He e-mailed Obama: This is why you should be president.

When critics say "Obama gives a good speech" as if the tongue-tied child-speak of George W. Bush somehow led to great policy, it irks me no end. Obama writes a great speech. Years ago I attended a three night seminar with Martin Scorsese who ultimate said that unless he had something of value to say, all the technique in the world was for naught.

Obama almost always has something of value and interest to say.

I like writers. They're the smartest people in the room. (Witness Tina Fey, so much more than just a performer.) Most politicians with books have ghostwriters. Theodore Roosevelt was the last President to write his own stuff. When Obama got to the Senate, he and Sen. Jim Webb (D-VA) bonded over they fact that they were the only Senators that wrote their own books. Obama is believed by his team to be the best speechwriter among them. He writes at night, in the wee hours. Right on.

The whole GQ piece linked above is tremendous, starting with an early appearance to a meagre audience at a bookstore to promote Dreams From My Father, Obama's memoir, which sold diddly the first time around. Then, republished after his electrifying 2004 Democratic Convention speech, it ran right up to the top of The New York Times Bestseller List.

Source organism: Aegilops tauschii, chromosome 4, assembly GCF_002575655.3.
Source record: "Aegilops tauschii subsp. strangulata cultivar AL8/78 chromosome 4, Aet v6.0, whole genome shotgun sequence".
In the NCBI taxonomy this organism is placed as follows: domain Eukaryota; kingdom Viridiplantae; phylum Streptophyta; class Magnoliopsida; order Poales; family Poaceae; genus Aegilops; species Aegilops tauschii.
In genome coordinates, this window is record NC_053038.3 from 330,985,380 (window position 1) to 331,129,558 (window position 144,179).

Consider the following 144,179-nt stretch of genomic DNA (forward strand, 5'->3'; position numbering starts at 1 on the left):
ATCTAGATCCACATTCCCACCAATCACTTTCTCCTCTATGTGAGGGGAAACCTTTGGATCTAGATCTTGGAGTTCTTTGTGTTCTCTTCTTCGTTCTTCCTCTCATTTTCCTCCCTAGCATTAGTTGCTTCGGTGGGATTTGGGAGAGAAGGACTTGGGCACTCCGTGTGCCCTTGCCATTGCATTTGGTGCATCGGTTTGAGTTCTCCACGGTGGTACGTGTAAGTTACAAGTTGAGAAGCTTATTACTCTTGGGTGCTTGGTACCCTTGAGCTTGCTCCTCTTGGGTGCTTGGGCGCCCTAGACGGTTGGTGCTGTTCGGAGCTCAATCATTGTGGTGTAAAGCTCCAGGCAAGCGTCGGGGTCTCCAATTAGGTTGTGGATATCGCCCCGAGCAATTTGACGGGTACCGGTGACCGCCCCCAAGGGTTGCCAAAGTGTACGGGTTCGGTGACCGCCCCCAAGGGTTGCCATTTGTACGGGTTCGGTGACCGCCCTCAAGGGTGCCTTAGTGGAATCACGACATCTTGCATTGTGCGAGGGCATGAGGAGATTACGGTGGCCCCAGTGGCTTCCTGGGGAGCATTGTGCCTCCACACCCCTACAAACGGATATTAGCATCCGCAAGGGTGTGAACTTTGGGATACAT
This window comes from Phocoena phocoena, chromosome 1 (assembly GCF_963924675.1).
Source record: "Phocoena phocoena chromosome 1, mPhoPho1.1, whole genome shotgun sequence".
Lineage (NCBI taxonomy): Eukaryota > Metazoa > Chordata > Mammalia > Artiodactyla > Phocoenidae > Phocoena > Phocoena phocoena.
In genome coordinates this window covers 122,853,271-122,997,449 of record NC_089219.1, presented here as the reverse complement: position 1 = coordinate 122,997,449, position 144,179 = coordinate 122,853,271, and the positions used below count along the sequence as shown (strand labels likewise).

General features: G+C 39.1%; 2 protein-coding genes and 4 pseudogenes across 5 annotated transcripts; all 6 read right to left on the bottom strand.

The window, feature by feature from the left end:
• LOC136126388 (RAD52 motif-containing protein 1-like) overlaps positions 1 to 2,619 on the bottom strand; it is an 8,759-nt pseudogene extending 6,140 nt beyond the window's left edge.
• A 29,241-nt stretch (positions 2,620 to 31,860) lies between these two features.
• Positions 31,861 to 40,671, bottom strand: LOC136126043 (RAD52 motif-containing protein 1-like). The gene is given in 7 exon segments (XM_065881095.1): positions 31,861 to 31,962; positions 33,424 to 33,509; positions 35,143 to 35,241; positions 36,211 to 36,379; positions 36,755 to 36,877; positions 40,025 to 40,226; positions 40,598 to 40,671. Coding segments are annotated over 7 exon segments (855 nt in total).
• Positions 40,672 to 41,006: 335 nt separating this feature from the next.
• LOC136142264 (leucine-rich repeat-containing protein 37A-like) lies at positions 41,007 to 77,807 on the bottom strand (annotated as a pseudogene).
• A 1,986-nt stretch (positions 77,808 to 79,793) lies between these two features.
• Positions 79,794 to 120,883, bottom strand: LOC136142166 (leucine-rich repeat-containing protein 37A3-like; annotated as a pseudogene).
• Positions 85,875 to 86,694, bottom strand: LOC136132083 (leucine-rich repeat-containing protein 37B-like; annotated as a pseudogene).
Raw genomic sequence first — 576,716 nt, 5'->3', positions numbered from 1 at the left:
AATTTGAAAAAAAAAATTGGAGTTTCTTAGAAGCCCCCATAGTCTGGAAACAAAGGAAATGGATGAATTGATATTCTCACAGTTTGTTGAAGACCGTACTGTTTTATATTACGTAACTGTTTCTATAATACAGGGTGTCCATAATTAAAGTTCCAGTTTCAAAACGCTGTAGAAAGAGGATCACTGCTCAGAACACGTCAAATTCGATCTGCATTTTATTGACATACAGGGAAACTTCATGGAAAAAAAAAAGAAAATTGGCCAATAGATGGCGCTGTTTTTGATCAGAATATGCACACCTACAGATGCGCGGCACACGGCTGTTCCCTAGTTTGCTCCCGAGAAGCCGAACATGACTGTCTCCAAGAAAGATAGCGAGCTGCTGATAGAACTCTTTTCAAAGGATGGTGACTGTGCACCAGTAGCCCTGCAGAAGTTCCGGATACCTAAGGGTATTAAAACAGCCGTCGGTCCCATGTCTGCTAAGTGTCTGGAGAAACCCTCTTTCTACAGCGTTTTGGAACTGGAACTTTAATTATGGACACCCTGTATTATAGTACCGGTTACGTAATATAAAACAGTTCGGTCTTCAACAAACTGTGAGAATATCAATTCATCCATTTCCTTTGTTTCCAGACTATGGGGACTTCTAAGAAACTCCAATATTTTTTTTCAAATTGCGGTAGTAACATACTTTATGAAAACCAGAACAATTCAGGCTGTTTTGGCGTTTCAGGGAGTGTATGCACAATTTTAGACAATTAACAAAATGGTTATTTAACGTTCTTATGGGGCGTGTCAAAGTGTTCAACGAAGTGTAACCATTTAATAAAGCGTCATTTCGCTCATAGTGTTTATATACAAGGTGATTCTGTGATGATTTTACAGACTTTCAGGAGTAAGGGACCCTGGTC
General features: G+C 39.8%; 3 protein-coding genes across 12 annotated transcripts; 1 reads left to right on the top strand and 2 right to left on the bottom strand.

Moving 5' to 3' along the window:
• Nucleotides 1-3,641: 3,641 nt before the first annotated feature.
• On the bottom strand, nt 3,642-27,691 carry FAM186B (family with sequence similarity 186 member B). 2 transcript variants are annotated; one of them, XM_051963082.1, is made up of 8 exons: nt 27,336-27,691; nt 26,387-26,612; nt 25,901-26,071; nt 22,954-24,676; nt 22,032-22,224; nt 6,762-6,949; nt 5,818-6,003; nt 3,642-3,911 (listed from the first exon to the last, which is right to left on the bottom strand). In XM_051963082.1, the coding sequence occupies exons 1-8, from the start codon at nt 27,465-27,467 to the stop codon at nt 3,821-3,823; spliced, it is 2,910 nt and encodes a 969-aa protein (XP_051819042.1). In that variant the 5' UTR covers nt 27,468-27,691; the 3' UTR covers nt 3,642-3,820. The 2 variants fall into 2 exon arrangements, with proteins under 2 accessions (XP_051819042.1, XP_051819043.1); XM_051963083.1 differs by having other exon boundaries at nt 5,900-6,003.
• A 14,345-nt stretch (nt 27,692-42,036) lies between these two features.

Writers know what it means to toil by their lonesome to make something that works. (I'd argue a lot of computer programmers have related experience.) Vaclav Havel, the playwright who went on to lead the first free government in Poland is a great example. To be a successful writer you need vision, a strong sense of self, some understanding of humanity, and a stick-to-it-ness even when nobody in the world cares or wants you to stick-to-it.

Decent qualities in a politician, wouldn't you say?

Rachel Take Down Supreme


This guy is a smooth obfuscator, but he's not on a Fox shoutfest, and she is clearly the smartest commentator type anchor on TV.

Journalist lives, even if relatively barren on TV.

Wednesday, October 14, 2009

Death Penalty FAIL?

At the urging of several different friends, I read The New Yorker piece last month about Todd Willingham, who was executed in Texas for a crime that may never have happened. This is the most prominent case right now of potential death penalty applied to an innocent man.